12. Hepatitis C virus (HCV genotype 1 subtype identification in new HCV drug development and future clinical practice.

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    Stéphane Chevaliez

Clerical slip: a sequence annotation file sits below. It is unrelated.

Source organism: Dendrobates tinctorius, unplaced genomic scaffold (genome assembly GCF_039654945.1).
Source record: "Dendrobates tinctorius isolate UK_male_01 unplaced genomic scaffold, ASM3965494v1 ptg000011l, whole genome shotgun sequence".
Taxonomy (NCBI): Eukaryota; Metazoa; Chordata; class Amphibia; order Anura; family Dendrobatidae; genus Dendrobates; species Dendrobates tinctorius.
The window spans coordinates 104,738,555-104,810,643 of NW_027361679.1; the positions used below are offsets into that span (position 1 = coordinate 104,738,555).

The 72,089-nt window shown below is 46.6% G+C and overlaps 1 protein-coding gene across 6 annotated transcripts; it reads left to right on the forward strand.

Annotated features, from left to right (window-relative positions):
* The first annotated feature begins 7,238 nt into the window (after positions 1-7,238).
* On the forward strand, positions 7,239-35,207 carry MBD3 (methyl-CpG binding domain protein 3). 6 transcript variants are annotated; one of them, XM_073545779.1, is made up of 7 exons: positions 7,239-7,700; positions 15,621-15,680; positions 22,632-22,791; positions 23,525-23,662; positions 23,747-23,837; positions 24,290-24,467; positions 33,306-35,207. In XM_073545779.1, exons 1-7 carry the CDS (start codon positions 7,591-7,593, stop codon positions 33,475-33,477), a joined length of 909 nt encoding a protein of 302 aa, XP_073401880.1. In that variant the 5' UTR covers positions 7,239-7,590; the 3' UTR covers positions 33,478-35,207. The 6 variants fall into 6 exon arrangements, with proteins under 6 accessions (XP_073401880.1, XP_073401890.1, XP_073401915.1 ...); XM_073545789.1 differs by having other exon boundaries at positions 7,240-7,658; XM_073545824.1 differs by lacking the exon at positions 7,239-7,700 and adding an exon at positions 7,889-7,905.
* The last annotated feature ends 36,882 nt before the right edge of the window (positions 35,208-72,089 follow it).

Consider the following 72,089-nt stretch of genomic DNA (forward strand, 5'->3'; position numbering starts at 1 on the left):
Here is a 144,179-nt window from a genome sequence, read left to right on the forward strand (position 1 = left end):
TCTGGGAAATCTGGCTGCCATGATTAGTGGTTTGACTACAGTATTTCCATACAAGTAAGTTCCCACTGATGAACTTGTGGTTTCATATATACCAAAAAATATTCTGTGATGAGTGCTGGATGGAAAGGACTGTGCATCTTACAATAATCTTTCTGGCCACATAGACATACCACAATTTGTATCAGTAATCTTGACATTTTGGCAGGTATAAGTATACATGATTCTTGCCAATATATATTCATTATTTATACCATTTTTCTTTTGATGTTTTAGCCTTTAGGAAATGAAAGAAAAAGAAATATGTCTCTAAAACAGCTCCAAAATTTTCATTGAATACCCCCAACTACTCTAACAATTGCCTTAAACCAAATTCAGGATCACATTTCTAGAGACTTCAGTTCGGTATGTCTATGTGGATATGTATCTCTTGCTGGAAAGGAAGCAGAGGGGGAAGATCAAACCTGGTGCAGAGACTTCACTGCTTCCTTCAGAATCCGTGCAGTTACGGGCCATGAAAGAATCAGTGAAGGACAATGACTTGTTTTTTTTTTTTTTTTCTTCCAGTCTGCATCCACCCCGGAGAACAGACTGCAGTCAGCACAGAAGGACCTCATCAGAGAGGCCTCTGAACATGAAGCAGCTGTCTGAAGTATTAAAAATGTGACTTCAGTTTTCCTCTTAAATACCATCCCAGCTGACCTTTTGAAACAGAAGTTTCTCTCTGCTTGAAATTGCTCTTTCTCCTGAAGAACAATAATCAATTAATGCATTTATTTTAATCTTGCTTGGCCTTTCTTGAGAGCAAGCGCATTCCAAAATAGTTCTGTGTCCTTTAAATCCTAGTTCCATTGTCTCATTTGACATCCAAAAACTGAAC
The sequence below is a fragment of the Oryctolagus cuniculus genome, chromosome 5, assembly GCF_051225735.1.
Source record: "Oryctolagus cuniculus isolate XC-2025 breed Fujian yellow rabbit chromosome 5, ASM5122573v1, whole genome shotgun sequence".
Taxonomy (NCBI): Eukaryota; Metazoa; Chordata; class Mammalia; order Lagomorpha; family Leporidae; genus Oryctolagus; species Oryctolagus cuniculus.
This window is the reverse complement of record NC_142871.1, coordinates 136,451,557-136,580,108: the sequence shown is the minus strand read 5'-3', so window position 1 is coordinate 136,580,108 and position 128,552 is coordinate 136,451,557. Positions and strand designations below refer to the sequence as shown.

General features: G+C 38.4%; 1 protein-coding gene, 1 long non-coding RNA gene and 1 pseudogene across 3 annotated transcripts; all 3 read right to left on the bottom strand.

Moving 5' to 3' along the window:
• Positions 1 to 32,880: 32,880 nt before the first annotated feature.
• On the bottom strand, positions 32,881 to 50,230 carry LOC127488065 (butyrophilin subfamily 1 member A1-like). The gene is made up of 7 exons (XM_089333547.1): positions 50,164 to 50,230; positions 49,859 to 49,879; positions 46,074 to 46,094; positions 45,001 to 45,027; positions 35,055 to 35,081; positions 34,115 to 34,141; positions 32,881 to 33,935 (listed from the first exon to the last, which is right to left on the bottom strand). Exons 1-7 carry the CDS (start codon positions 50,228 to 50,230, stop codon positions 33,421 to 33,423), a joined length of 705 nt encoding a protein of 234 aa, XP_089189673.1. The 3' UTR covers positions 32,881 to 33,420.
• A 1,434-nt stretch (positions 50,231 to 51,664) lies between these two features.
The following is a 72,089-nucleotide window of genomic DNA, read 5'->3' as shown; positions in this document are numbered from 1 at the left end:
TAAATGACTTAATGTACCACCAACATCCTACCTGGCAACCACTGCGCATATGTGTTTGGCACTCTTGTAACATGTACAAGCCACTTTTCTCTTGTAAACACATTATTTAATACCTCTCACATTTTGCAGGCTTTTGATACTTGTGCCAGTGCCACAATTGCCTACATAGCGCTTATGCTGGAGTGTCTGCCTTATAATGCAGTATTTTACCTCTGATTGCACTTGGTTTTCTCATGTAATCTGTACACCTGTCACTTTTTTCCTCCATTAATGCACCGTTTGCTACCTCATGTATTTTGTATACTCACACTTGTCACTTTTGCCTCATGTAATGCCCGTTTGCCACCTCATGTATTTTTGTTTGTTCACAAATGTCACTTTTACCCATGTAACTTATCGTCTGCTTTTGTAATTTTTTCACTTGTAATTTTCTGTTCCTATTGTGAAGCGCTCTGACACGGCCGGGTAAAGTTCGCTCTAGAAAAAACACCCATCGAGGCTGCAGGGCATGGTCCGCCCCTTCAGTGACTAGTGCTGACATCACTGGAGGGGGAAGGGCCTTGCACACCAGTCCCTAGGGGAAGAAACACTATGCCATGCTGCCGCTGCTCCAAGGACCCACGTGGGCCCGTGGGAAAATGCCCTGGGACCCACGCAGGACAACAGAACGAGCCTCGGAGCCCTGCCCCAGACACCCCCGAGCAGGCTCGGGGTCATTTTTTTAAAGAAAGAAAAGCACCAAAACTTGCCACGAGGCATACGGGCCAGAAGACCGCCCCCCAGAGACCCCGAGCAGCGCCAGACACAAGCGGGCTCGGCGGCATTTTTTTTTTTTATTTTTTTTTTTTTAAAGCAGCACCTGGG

Full Text Available BACKGROUND: With the development of new specific inhibitors of hepatitis C virus (HCV enzymes and functions that may yield different antiviral responses and resistance profiles according to the HCV subtype, correct HCV genotype 1 subtype identification is mandatory in clinical trials for stratification and interpretation purposes and will likely become necessary in future clinical practice. The goal of this study was to identify the appropriate molecular tool(s for accurate HCV genotype 1 subtype determination. METHODOLOGY/PRINCIPAL FINDINGS: A large cohort of 500 treatment-naïve patients eligible for HCV drug trials and infected with either subtype 1a or 1b was studied. Methods based on the sole analysis of the 5' non-coding region (5'NCR by sequence analysis or reverse hybridization failed to correctly identify HCV subtype 1a in 22.8%-29.5% of cases, and HCV subtype 1b in 9.5%-8.7% of cases. Natural polymorphisms at positions 107, 204 and/or 243 were responsible for mis-subtyping with these methods. A real-time PCR method using genotype- and subtype-specific primers and probes located in both the 5'NCR and the NS5B-coding region failed to correctly identify HCV genotype 1 subtype in approximately 10% of cases. The second-generation line probe assay, a reverse hybridization assay that uses probes targeting both the 5'NCR and core-coding region, correctly identified HCV subtypes 1a and 1b in more than 99% of cases. CONCLUSIONS/SIGNIFICANCE: In the context of new HCV drug development, HCV genotyping methods based on the exclusive analysis of the 5'NCR should be avoided. The second-generation line probe assay is currently the best commercial assay for determination of HCV genotype 1 subtypes 1a and 1b in clinical trials and practice.